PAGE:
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With a bit of dark humour, we sometimes talk to clients about their ‘hit by a bus’ scenario. In other words, are they prepared for an accident or serious illness? Are you? 

You might get lucky and bounce off a bus, with a sore head and a few broken bones. Sadly, it could be worse. So there are two things to consider:

  • If you’re laid up in hospital, how will your business partners and broader team cope? You probably know stuff about how things are done that no-one else does. 
  • If you’re no longer there, who would take your place? How do you ensure there’s no conflict around who takes control?

We thought it would be useful to look into this a little more. Think of the following as a checklist of things you should put in place. We can help you put these actions together in a document called an ‘Emergency Succession Plan’. For the people around you, it should cover what to do and how to do it – when you’re not there to help.

Who will be in charge?

The problem with doing nothing is that your business may not automatically pass on to the person you’d like it to. That might damage the business (and your legacy) and cause problems for partners or family members. This will ring bells with anyone who watches Sky’s hit show Succession. The 1980s show Dallas told similar tales of the battles to take control of a family company. 

These dramas are best left to TV screenwriters. So it’s important to choose a suitable person to take over. They could be a business partner, a key employee, or even an external buyer. That person needs to know that their role is documented and has been shared with other relevant parties. To make sure they’re well-prepared, they may need extra training and advice. Succession planning can also stop the loss of opportunities to save inheritance tax. 

Fix the basic nuts and bolts now

To get on top of these issues, here are three things you could start this week:

  • Tidy up your company’s legal documents. Ensure that the articles of association and shareholders’ agreements are up-to-date. Check them over and note where changes may be needed to fit the succession plan. If you’ve not already done so, set up a lasting power of attorney (LPA) for business affairs through the Office of the Public Guardian.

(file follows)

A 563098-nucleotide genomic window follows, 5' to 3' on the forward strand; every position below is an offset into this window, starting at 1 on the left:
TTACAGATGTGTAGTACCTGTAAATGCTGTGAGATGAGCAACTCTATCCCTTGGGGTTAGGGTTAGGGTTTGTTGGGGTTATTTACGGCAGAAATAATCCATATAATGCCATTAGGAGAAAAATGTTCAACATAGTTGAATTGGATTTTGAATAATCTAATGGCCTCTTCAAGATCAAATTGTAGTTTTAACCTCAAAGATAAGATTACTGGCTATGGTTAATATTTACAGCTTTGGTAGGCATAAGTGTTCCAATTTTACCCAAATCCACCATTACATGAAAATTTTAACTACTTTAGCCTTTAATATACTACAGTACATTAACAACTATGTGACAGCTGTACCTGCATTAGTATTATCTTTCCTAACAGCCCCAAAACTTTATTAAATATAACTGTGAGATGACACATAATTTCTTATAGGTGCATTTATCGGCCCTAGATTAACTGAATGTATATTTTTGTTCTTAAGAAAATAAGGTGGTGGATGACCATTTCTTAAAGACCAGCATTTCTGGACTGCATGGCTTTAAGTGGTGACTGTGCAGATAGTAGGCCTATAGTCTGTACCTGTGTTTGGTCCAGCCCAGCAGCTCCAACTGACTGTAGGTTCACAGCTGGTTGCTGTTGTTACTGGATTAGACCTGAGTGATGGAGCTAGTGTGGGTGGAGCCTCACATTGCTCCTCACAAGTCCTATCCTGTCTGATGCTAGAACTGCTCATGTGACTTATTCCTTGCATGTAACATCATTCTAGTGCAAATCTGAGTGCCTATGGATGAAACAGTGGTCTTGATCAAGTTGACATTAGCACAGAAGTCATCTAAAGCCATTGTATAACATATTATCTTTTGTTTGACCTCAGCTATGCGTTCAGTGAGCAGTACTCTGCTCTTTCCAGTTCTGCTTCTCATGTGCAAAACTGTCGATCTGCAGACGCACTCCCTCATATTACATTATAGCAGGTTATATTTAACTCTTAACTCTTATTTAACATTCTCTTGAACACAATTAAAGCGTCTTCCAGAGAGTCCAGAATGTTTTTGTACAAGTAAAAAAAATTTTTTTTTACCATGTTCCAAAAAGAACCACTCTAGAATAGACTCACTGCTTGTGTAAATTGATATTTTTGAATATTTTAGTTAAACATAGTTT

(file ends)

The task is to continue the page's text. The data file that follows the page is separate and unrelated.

• Organise your company’s financial records. List all the key financial records, tax filings, and important documents you keep. Make sure they’re organised and easy to get to, with watertight passwords where needed. Some companies must conduct regular financial audits – check with us if you need some advice. 
  • Create an operations manual. This must cover your essential business processes and procedures. Many business owners find it useful to get a helping hand with this. The Federation of Small Businesses (FSB) is a good place to start. If you’ve already got one of these manuals in place, check it over and pop a frequent review in the diary. 

Drafting a ‘business will’

If you own and run your business as a sole trader or sole director, you can pass on your company using a will. A ‘business will’ is similar to its ‘personal’ version. Both types will name executors or trustees. Both can include family members or other individuals as beneficiaries. Both need the legal formalities to be valid, so they must be written, signed, and witnessed.

The will is the document that states how the assets should be handled. Most of our clients have clear personal feelings about this. Who should inherit your business or shares? Many are keen for their family to be involved with their business. Others may want to leave their family a sum of money equal to the value of the business or company shares.

Using a buy-sell agreement

Sometimes a buy-sell agreement is needed. This re-allocates a business, or the part ownership of a business, when someone can no longer be an owner. It spells out exactly who owns what in the event that a partner leaves the company, rather than leaving these decisions to executors or the courts. Where extra liquidity is needed to buy the shares, this is usually funded through life insurance policies. You can get these with insurance companies like Legal & General or Aviva.

While you’re thinking about insurance, don’t forget to look at policies that provide financial support in the event of an owner’s death. 


When you’re happy with all the parts of your succession plan, don’t let it gather dust. Share it with your stakeholders, including family members and employees.  Customers and suppliers will also appreciate that you’re planning for the unexpected. People like certainty. Keep them informed about any updates or changes.

We’re affected, too

Over the years at Merlin, we’ve seen many real-life ‘hit by a bus’ scenarios. One client who passed away owned four companies, and had only a single employee in one of them. After their death, it was an absolute minefield for everyone involved and took over a year to resolve.

We have the same planning challenges ourselves, of course. In particular, we have a small number of larger clients who have bespoke needs. So we have to think about how to cope if something were to happen to members of our team. It’s a struggle to find the time to get the necessary documents in place and updated. Perhaps this blog will be useful nudge for us, too! 

How Merlin can help

To find out more about how we can help your succession planning, please contact us. Our clients say that it’s useful to have a numerate friend prodding their thinking, especially one who understands the issues. If you’re not already a client, please get in touch here. You’ll find us a good fit if you’re looking for an accountant as an investment – rather than just a cost.

Tel: 01392 272972 Email: